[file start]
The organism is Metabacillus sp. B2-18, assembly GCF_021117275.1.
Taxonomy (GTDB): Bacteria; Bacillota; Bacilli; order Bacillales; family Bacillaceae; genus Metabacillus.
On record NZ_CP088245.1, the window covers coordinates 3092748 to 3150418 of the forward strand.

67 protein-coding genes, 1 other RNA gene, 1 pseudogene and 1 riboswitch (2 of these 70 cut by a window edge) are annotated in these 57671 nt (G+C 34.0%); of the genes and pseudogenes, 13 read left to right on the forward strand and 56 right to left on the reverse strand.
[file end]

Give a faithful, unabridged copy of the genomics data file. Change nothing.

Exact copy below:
The organism is Metabacillus sp. B2-18, assembly GCF_021117275.1.
Taxonomy (GTDB): Bacteria; Bacillota; Bacilli; order Bacillales; family Bacillaceae; genus Metabacillus.
On record NZ_CP088245.1, the window covers coordinates 3092748 to 3150418 of the forward strand.

67 protein-coding genes, 1 other RNA gene, 1 pseudogene and 1 riboswitch (2 of these 70 cut by a window edge) are annotated in these 57671 nt (G+C 34.0%); of the genes and pseudogenes, 13 read left to right on the forward strand and 56 right to left on the reverse strand.